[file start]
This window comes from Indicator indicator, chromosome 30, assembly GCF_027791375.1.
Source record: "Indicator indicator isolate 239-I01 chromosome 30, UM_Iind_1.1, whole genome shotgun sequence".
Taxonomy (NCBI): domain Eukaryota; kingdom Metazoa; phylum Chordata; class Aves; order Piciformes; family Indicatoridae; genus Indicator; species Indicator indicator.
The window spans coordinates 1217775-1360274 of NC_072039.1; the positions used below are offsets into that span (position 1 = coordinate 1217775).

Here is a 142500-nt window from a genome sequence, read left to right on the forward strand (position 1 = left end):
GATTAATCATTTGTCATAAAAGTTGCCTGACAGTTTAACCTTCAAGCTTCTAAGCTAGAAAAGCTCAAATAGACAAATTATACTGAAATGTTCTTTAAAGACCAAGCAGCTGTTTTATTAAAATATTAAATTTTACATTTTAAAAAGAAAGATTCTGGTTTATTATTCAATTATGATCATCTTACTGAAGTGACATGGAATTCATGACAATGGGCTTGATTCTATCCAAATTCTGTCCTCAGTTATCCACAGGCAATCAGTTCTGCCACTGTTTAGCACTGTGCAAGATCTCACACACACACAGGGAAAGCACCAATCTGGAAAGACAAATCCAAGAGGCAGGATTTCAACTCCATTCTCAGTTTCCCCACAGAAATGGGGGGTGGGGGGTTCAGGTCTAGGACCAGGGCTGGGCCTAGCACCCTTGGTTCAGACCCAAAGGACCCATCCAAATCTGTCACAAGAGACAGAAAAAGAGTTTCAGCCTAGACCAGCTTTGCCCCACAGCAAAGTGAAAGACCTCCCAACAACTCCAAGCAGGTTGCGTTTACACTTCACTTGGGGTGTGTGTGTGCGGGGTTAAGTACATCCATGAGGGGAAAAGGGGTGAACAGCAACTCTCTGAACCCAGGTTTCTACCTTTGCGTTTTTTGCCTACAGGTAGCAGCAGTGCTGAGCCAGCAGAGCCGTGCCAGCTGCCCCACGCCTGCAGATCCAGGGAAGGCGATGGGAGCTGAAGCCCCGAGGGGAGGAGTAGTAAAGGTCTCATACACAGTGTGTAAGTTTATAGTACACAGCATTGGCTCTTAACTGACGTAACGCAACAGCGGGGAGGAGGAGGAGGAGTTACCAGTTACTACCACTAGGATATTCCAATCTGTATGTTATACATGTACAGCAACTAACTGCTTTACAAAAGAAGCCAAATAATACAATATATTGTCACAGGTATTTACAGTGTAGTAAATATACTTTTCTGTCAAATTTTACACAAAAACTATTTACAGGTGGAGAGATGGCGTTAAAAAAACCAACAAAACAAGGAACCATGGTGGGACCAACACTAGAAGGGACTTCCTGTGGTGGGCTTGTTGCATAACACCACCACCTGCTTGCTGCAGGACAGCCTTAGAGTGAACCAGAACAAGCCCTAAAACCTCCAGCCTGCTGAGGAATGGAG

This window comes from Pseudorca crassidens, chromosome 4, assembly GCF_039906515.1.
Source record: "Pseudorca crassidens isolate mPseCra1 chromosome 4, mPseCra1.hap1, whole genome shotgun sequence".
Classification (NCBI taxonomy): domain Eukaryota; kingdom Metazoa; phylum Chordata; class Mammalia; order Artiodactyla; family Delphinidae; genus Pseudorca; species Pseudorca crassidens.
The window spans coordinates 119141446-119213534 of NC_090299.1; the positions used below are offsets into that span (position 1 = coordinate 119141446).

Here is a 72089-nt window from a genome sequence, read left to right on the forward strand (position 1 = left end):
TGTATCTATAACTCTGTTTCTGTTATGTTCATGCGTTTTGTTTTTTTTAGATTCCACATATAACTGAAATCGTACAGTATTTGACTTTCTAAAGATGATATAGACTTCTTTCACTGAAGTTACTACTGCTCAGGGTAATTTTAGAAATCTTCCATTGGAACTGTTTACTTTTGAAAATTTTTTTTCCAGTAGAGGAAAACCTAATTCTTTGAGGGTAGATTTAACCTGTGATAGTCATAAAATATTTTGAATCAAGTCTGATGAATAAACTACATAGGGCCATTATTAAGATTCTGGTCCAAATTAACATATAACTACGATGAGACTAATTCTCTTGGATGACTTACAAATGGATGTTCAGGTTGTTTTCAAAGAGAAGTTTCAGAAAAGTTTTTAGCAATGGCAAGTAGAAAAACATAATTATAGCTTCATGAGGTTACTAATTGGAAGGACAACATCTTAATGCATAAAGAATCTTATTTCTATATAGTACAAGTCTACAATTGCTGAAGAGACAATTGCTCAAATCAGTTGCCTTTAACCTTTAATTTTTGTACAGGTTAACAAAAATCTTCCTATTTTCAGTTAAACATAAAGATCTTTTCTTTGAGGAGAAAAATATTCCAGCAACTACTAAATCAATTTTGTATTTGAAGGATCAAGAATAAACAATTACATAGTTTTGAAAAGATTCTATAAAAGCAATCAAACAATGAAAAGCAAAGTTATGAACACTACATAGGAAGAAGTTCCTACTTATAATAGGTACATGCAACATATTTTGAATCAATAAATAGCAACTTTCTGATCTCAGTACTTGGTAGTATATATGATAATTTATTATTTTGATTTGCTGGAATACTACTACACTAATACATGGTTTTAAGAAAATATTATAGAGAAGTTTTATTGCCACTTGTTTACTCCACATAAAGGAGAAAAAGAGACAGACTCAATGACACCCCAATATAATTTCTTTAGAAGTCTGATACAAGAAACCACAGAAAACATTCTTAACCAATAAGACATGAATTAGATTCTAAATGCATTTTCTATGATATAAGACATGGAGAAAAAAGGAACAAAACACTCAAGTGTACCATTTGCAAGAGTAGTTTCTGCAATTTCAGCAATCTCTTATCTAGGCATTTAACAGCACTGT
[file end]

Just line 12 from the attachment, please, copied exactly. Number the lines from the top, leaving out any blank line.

TGTATCTATAACTCTGTTTCTGTTATGTTCATGCGTTTTGTTTTTTTTAGATTCCACATATAACTGAAATCGTACAGTATTTGACTTTCTAAAGATGATATAGACTTCTTTCACTGAAGTTACTACTGCTCAGGGTAATTTTAGAAATCTTCCATTGGAACTGTTTACTTTTGAAAATTTTTTTTCCAGTAGAGGAAAACCTAATTCTTTGAGGGTAGATTTAACCTGTGATAGTCATAAAATATTTTGAATCAAGTCTGATGAATAAACTACATAGGGCCATTATTAAGATTCTGGTCCAAATTAACATATAACTACGATGAGACTAATTCTCTTGGATGACTTACAAATGGATGTTCAGGTTGTTTTCAAAGAGAAGTTTCAGAAAAGTTTTTAGCAATGGCAAGTAGAAAAACATAATTATAGCTTCATGAGGTTACTAATTGGAAGGACAACATCTTAATGCATAAAGAATCTTATTTCTATATAGTACAAGTCTACAATTGCTGAAGAGACAATTGCTCAAATCAGTTGCCTTTAACCTTTAATTTTTGTACAGGTTAACAAAAATCTTCCTATTTTCAGTTAAACATAAAGATCTTTTCTTTGAGGAGAAAAATATTCCAGCAACTACTAAATCAATTTTGTATTTGAAGGATCAAGAATAAACAATTACATAGTTTTGAAAAGATTCTATAAAAGCAATCAAACAATGAAAAGCAAAGTTATGAACACTACATAGGAAGAAGTTCCTACTTATAATAGGTACATGCAACATATTTTGAATCAATAAATAGCAACTTTCTGATCTCAGTACTTGGTAGTATATATGATAATTTATTATTTTGATTTGCTGGAATACTACTACACTAATACATGGTTTTAAGAAAATATTATAGAGAAGTTTTATTGCCACTTGTTTACTCCACATAAAGGAGAAAAAGAGACAGACTCAATGACACCCCAATATAATTTCTTTAGAAGTCTGATACAAGAAACCACAGAAAACATTCTTAACCAATAAGACATGAATTAGATTCTAAATGCATTTTCTATGATATAAGACATGGAGAAAAAAGGAACAAAACACTCAAGTGTACCATTTGCAAGAGTAGTTTCTGCAATTTCAGCAATCTCTTATCTAGGCATTTAACAGCACTGT